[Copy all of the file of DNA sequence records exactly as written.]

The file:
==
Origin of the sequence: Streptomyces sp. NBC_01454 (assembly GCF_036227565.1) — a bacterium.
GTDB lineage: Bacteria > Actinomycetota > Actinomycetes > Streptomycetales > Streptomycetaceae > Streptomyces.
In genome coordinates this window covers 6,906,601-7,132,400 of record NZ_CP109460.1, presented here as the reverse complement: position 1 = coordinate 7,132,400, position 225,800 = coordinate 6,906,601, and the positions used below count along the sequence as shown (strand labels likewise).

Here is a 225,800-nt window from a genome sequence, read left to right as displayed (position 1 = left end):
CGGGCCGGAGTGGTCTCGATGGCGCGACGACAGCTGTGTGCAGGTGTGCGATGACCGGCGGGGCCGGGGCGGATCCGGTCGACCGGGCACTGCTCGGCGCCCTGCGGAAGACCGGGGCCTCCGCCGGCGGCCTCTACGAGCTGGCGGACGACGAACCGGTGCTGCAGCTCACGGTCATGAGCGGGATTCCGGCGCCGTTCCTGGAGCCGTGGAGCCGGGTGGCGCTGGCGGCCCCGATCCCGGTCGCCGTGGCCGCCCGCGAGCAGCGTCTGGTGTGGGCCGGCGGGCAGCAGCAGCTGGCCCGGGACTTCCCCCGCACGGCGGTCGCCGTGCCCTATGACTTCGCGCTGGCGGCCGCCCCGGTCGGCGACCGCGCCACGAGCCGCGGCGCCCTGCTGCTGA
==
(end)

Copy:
Origin of the sequence: Streptomyces sp. NBC_01454 (assembly GCF_036227565.1) — a bacterium.
GTDB lineage: Bacteria > Actinomycetota > Actinomycetes > Streptomycetales > Streptomycetaceae > Streptomyces.
In genome coordinates this window covers 6,906,601-7,132,400 of record NZ_CP109460.1, presented here as the reverse complement: position 1 = coordinate 7,132,400, position 225,800 = coordinate 6,906,601, and the positions used below count along the sequence as shown (strand labels likewise).

Here is a 225,800-nt window from a genome sequence, read left to right as displayed (position 1 = left end):
CGGGCCGGAGTGGTCTCGATGGCGCGACGACAGCTGTGTGCAGGTGTGCGATGACCGGCGGGGCCGGGGCGGATCCGGTCGACCGGGCACTGCTCGGCGCCCTGCGGAAGACCGGGGCCTCCGCCGGCGGCCTCTACGAGCTGGCGGACGACGAACCGGTGCTGCAGCTCACGGTCATGAGCGGGATTCCGGCGCCGTTCCTGGAGCCGTGGAGCCGGGTGGCGCTGGCGGCCCCGATCCCGGTCGCCGTGGCCGCCCGCGAGCAGCGTCTGGTGTGGGCCGGCGGGCAGCAGCAGCTGGCCCGGGACTTCCCCCGCACGGCGGTCGCCGTGCCCTATGACTTCGCGCTGGCGGCCGCCCCGGTCGGCGACCGCGCCACGAGCCGCGGCGCCCTGCTGCTGA